An example might be in the case where the family owns two houses, a primary residence and a rental property, both of which are subject to mortgages, and both of which have both spouses’ names on title.  When they divorce, the husband takes one and the wife takes the other as part of the marital property settlement. That’s great as long as the mortgages are being repaid. But if one of the parties gets into financial trouble, it will not be possible to inoculate the other from the consequences of a bankruptcy or default, because both parties are on the loans. Once on a loan, always on a loan until the loan is repaid or the lender specifically releases the borrower from the liability.

Of course this doesn’t mean that there aren’t solutions, but the quitclaim deed and assignment without the lenders’ consent are not real solutions.

Last year I posted on the subject of deficiency judgments in California. I’m not going to repost the same lengthy and technical post on the subject, but because I keep seeing this problem and questions about it all over the web, I thought I’d chime in one more time.

A deficiency is what is left on the debt after a lender forecloses.  Simple example: House worth $250k, debt of $450k, there’s going to be a deficiency of $200k.  It can be principal and interest on the specific loan that was actually foreclosed, or it can be a completely different loan, like a second or third deed of trust.  California is highly unusual and is very pro debtor in this regard.  More often then not, deficiencies are barred due to the generous anti-deficiency rules.

Here are those rules in a nutshell:

1.   There can be no deficiency on a purchase money loan. Ever. This means that if the loan was used to purchase the property, then no deficiency is possible. It doesn’t matter if the holder of the first, second or third forecloses. If the loan on which a lender is trying to get a deficiency is a purchase money loan, then no deficiency is possible. There are wrinkles in this: A HELOC can be purchase money. A loan taken out to refi a purchase money loan cannot.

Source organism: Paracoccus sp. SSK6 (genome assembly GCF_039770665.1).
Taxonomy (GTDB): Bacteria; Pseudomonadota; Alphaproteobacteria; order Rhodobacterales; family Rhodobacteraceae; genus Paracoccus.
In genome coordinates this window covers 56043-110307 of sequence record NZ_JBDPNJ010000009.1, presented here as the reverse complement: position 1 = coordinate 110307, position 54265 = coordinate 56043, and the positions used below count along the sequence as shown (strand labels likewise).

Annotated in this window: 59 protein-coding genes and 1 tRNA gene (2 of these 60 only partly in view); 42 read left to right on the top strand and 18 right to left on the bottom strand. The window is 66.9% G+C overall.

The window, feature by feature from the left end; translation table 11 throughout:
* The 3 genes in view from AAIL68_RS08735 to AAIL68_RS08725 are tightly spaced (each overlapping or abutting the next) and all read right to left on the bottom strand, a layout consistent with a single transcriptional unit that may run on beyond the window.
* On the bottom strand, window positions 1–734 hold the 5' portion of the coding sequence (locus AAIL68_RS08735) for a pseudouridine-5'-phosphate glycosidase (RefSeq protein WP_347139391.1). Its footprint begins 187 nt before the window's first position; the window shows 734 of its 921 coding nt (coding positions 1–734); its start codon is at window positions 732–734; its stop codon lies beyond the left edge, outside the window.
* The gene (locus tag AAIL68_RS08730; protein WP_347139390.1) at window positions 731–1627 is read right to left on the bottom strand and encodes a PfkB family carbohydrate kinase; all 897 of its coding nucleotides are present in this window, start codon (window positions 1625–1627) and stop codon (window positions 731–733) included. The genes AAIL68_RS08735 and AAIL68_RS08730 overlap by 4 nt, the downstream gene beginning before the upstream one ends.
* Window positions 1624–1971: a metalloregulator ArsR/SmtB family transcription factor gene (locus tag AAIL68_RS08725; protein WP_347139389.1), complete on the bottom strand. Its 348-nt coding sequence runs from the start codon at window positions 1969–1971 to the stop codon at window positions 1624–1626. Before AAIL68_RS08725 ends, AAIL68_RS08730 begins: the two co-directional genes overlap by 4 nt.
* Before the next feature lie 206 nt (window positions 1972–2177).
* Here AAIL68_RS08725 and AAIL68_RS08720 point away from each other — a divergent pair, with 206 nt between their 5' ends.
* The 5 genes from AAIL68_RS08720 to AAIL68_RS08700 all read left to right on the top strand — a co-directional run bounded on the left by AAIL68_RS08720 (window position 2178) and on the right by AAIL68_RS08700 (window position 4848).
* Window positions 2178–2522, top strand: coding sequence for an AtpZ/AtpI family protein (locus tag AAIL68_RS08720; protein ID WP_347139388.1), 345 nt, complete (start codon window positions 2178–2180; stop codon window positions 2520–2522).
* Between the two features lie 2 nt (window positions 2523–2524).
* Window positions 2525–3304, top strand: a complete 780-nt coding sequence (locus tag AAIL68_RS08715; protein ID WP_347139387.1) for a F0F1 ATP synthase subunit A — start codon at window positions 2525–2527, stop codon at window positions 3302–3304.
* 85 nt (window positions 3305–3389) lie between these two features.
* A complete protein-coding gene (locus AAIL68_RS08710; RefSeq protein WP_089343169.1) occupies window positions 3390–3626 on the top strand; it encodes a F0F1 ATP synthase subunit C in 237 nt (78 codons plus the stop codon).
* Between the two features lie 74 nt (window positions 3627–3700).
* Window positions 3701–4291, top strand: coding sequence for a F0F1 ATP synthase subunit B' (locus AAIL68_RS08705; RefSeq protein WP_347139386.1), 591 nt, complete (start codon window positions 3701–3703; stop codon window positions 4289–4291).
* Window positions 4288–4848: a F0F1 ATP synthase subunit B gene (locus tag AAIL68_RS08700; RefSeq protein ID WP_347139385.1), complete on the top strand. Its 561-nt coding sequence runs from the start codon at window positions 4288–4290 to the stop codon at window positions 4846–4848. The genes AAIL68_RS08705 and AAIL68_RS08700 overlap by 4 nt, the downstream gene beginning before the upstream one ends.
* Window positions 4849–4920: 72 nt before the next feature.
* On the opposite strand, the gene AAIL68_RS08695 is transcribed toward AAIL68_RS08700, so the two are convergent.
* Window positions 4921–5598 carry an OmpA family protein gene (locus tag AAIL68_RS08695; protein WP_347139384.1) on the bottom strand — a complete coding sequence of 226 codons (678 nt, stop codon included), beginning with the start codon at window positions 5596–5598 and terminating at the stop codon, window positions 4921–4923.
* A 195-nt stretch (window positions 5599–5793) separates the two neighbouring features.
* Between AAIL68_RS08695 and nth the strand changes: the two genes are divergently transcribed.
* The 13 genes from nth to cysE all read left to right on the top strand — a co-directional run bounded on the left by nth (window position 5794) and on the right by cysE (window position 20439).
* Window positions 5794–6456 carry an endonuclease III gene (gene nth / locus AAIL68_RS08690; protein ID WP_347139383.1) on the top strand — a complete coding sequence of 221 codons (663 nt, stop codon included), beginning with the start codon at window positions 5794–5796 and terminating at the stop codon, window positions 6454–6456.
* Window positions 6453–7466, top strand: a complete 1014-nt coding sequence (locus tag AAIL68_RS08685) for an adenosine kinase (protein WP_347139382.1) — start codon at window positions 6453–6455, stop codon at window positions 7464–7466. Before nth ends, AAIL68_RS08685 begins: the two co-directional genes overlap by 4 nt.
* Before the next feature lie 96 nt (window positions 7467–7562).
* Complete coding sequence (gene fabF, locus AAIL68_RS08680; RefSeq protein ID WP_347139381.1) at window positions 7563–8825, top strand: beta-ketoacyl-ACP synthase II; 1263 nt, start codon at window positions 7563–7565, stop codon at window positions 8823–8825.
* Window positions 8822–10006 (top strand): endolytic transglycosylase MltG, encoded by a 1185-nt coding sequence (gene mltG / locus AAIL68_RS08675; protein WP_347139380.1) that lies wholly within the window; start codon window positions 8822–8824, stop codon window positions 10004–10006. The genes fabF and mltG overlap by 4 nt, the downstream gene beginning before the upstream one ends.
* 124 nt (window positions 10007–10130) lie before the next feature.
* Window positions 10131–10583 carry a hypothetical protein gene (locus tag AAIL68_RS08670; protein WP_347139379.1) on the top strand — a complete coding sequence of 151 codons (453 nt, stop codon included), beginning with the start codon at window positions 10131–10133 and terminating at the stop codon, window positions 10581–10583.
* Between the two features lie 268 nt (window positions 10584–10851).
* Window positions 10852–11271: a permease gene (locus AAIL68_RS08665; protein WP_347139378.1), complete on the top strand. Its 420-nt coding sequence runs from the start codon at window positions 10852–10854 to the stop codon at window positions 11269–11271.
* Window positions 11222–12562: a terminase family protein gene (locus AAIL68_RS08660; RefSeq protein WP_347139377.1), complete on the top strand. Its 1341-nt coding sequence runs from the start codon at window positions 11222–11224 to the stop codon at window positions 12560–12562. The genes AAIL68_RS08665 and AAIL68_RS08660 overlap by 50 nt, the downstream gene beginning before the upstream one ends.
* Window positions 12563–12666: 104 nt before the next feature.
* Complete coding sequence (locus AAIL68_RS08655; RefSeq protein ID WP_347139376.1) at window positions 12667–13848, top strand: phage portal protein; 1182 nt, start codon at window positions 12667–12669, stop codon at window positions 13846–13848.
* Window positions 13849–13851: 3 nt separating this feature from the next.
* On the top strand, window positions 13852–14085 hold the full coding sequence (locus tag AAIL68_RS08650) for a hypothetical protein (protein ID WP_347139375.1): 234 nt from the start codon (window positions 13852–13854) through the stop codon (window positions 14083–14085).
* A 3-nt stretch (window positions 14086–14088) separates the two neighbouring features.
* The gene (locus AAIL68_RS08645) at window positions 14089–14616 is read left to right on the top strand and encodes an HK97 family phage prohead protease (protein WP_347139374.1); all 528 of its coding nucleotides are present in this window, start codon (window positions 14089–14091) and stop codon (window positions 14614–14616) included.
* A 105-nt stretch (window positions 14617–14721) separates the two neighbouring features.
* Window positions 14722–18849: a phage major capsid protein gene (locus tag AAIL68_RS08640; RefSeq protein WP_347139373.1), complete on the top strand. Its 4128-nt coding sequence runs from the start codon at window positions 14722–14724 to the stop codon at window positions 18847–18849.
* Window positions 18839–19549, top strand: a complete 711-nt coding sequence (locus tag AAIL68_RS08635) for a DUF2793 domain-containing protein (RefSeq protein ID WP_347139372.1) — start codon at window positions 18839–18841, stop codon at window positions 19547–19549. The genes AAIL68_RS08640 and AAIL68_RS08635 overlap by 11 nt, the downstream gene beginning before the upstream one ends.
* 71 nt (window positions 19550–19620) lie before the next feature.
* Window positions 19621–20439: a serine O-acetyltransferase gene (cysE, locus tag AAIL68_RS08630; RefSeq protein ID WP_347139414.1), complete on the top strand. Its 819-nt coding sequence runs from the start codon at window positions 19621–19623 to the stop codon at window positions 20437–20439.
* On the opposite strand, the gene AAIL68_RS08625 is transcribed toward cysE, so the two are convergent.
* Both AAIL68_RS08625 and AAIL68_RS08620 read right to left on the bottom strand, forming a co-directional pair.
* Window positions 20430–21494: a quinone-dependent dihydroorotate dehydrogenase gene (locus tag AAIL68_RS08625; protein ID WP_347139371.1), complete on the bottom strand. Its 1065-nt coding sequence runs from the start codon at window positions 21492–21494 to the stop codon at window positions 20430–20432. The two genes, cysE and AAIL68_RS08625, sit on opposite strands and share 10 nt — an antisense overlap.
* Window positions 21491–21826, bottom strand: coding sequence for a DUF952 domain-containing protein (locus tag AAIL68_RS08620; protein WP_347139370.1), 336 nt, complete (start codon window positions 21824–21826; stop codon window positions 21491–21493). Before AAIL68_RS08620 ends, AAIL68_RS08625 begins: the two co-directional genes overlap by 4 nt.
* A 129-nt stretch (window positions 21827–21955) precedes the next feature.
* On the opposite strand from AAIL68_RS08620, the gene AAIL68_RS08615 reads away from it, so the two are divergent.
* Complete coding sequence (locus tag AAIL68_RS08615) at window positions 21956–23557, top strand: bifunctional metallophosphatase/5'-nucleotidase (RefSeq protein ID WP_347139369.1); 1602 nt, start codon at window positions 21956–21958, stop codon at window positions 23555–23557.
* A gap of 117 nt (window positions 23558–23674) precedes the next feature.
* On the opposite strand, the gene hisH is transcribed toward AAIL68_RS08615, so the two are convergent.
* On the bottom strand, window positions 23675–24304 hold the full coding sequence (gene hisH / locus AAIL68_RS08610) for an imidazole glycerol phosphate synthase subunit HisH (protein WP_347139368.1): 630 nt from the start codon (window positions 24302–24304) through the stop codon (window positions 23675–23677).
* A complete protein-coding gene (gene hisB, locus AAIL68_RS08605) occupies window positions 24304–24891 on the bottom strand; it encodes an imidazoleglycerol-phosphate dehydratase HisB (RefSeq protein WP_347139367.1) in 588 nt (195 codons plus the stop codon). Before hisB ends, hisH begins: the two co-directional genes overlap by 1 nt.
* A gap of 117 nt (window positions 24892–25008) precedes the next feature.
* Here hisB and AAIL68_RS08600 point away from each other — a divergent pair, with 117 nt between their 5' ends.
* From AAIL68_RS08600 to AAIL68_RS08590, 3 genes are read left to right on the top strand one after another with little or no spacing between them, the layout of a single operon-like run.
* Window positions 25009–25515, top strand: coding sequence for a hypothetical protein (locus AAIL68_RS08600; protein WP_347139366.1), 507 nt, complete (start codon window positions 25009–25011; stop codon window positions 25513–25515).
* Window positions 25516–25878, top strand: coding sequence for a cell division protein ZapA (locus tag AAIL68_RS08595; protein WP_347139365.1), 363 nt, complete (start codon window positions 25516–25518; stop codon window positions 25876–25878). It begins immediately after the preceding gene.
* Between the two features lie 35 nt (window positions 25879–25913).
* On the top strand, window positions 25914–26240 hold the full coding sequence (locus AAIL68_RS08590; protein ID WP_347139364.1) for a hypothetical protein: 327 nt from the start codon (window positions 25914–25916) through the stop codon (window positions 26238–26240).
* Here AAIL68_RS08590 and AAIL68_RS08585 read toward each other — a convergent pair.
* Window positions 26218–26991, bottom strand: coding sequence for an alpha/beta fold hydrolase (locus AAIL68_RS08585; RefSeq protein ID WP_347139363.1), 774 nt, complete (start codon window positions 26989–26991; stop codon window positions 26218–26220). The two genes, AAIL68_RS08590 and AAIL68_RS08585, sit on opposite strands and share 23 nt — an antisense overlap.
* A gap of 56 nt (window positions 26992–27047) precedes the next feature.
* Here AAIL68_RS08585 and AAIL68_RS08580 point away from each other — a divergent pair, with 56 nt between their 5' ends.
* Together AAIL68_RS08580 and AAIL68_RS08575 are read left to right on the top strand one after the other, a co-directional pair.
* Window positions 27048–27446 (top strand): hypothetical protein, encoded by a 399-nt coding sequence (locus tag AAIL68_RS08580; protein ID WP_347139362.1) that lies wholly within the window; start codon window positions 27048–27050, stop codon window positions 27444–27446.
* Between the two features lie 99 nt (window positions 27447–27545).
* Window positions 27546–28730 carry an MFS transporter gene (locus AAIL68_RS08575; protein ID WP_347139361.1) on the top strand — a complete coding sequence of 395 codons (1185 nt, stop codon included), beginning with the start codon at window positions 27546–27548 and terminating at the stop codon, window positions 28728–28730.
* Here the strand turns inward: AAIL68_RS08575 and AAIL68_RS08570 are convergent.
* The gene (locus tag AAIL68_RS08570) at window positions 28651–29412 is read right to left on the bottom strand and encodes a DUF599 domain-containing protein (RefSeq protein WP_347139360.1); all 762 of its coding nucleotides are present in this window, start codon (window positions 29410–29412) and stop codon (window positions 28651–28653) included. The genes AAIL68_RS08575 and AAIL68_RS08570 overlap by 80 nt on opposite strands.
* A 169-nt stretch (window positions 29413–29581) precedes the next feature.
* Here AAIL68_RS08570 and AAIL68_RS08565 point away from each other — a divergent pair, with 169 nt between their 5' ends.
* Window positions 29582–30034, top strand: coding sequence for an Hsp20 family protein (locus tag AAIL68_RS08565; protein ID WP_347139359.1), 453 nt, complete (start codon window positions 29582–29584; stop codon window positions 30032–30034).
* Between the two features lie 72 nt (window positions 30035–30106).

2.   There can be no deficiency if the lender exercises its power of sale and conducts a non-judicial foreclosure by the mechanism of a trustee’s sale. In order to get a deficiency, the lender MUST file a judicial foreclosure action.  That means that they have to sue you in Superior Court. Some people seem confused about whether that piece of paper then got in the mail was a lawsuit or something else. It’s hard to miss: It’s a big 8.5″ x 11″ document called a “Summons,” and it says in unambiguous writing: “Notice to Defendant….You Are Being Sued By Plaintiff.”  See the blank one below.  I think you’ll agree that this is pretty clear.

3.   Most deficiency risk that remains after the weeding out of the two above rules can be discharged in bankruptcy.

Together, Rules one and two take care of about 80 percent of the deficiency concerns in California. These days, Rule 3 covers a large chunk of what’s left.

The following post was originally written in response to the LinkedIn in response to the question:  In an eminent domain case, what would limit the fair market value a property owner could receive under just compensation?

As lawyers and courts like to say, the existence of such an agreement would likely be “probative but not dispositive.” Meaning that the fact that a buyer and seller had agreed in the past to such a cap would be important information for an appraiser (or other trier of fact tasked with determining FMV) to consider, but would not, by itself, resolve the issue. The justification for it would have to be considered.

ISTM you would have to analyze the conditions under which the cap was negotiated and agreed upon in the first place in order to determine whether those conditions still exist and should continue to limit the value. If the logic no longer prevails, then the cap should not continue to impact value. (Of course, if the capping agreement is contained in a option that is still in effect, and which limits the seller’s ability to sell, then it would still be relevant.)